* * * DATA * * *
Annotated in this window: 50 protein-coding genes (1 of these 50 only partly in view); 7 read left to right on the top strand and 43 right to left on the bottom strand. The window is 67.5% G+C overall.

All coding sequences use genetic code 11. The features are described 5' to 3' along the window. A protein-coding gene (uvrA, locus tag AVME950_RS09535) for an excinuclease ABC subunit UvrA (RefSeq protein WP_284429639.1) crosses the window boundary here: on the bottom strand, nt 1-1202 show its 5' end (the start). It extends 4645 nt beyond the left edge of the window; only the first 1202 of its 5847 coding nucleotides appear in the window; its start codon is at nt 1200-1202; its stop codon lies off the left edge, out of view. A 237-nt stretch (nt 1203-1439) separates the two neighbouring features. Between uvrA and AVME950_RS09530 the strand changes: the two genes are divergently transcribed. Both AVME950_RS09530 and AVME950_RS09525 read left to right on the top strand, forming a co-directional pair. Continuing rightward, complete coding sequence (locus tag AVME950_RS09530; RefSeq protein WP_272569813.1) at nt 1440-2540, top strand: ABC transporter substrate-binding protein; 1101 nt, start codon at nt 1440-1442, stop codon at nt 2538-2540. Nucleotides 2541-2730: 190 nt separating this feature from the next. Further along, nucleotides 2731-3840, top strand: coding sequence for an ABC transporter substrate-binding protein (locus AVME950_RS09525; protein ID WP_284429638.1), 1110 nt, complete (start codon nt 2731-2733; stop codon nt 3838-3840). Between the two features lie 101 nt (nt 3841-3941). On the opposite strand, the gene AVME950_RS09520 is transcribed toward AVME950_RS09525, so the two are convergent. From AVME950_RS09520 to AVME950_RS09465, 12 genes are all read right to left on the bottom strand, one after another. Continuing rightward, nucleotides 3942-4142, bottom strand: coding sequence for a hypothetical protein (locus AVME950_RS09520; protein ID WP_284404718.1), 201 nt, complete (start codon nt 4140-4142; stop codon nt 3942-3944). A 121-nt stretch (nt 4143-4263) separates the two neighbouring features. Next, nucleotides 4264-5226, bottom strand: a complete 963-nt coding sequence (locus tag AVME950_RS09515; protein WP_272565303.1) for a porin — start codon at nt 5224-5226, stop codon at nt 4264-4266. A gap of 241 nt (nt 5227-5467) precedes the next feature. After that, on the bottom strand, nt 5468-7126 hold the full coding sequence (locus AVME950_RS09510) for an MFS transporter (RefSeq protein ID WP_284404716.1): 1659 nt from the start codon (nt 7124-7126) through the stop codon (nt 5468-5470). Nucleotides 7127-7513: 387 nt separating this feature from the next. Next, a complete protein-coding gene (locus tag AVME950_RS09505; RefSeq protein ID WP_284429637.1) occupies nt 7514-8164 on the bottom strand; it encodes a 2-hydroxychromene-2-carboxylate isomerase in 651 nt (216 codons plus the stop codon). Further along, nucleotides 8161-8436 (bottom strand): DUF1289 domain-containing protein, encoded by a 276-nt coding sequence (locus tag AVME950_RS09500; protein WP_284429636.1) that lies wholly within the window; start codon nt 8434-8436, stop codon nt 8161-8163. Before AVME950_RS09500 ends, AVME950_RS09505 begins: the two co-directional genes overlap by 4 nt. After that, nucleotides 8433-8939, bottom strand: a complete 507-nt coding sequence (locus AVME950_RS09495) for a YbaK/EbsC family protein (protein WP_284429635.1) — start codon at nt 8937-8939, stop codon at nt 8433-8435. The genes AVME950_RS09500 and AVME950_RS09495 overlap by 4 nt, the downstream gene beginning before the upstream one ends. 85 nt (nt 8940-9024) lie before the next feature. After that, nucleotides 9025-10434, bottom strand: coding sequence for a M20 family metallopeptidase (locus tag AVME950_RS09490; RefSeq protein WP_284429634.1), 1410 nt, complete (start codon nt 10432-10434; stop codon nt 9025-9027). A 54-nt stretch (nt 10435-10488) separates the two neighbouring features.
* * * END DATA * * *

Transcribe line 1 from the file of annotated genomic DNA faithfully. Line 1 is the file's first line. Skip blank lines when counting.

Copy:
Annotated in this window: 50 protein-coding genes (1 of these 50 only partly in view); 7 read left to right on the top strand and 43 right to left on the bottom strand. The window is 67.5% G+C overall.